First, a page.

On August 25, 2023, the NLRB issued two critically important and pro-labor decisions that will make it much easier (and quicker) for unions to organize and unionize previously non-union employees. One will make it easier for unions to represent employees without an election among affected employees while the other will fast-track elections and give employers less time and opportunity to counter union representation efforts.

First, in Cemex Construction Materials Pacific, LLC, the NLRB announced a new and very union-friendly rule for determining when employers can be required to recognize and bargain with unions without a free choice representation election among affected employees. Overturning some 50 years of precedent, the Board issued a new standard under which an employer will be found to have violated Section 8(a)(5) and (1) by refusing to recognize a union that has requested recognition based on evidence of majority status unless that employer promptly (normally within two weeks) files with the NLRB its own election petition to test the union’s majority status or the appropriateness of the bargaining unit requested by the union. And even where there is an election, the Board held that if the employer commits an unfair labor practice that requires the setting aside of the election, the election petition (regardless of whether filed by the employer or the union) can be dismissed and the employer ordered to recognize and bargain with the union without any election among the affected employees.

On the same day, the NLRB finalized and issued a rule that will dramatically speed up traditional union representation elections. Under this new rule, once an election petition is filed with the Board, the deadlines for responsive filings and pre-election hearings will be much shorter and, once the Board has issued a decision and direction of election, Regional Directors will be required to schedule elections at “the earliest date practicable” (doing away with the 20 business day waiting period under the old rule). Also, as opposed to litigating issues on eligibility and which employees are covered by the union petition before an election is held, those issues will now be litigated and decided after the election is held. The entirety of this new rule is rather clearly aimed at fast-tracking the union election process and giving employers less opportunity to challenge union election petitions and to counter the organizing effort with their own employees.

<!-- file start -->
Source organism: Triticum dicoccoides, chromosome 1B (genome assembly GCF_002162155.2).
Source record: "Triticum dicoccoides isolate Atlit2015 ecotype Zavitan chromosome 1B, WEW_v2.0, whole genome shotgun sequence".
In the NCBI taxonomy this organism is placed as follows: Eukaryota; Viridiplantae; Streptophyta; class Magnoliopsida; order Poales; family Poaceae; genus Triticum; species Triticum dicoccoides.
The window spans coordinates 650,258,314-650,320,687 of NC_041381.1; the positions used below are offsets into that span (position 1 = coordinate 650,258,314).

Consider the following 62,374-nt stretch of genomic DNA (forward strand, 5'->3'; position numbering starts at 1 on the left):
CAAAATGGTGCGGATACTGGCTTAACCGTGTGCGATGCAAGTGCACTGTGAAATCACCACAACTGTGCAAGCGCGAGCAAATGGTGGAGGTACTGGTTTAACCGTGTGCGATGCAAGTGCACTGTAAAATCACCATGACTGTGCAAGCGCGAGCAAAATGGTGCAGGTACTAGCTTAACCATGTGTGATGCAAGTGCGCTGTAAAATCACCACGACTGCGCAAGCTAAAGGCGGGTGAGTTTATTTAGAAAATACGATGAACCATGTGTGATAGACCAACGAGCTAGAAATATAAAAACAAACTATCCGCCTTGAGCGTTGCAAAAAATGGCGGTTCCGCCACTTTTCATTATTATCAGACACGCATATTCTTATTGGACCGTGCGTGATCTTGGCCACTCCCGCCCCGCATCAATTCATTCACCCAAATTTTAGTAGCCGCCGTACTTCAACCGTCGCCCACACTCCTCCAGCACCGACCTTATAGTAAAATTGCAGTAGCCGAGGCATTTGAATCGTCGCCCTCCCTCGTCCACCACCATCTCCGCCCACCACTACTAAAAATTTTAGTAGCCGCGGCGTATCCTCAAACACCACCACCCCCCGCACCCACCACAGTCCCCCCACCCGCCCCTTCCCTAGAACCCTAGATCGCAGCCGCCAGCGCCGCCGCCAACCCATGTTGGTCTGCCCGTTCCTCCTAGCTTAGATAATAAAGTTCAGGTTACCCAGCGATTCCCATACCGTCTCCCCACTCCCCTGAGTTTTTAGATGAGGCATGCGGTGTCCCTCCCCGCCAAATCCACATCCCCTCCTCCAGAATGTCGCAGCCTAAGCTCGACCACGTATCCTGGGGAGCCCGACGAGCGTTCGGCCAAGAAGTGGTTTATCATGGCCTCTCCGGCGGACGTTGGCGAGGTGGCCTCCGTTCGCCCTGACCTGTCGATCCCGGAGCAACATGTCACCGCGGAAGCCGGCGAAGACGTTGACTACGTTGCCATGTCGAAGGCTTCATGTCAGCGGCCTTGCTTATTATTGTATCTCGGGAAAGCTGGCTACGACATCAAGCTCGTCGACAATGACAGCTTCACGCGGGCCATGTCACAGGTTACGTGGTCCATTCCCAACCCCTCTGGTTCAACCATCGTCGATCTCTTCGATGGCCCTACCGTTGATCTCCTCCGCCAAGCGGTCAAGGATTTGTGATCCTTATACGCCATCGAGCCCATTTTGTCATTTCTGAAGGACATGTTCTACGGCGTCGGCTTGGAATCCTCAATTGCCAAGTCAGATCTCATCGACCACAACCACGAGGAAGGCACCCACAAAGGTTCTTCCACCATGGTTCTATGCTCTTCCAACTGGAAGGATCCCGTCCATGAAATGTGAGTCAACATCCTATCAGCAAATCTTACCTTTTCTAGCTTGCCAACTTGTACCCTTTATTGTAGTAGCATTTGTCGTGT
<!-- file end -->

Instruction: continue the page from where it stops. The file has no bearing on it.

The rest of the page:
Both of these decisions by the NLRB are quite obviously game changers when it comes to unionization efforts by organized labor. Employers faced with a recognition demand or a newly-filed union election petition will need to react very quickly and very carefully. For example, failure to request an election promptly after receiving a union recognition demand may result in mandatory recognition of the union without the normal employee free choice election. Likewise, employers faced with a union election petition need to be prepared for this new fast-track election process, whether that be the determination of pre-election issues or the holding of the election itself. 

Finally, in either instance, employers opposing unionization will need to be exceedingly careful not to commit unfair labor practices during the pre-election period, as such unfair labor practices may result in the employer being ordered to recognize and bargain with the union without an election or any further proof of majority status on the part of the union.

In light of the need to respond quickly and carefully to either a union recognition request or a union election petition filed with the NLRB, an employer facing either of these scenarios should immediately contact counsel for guidance.


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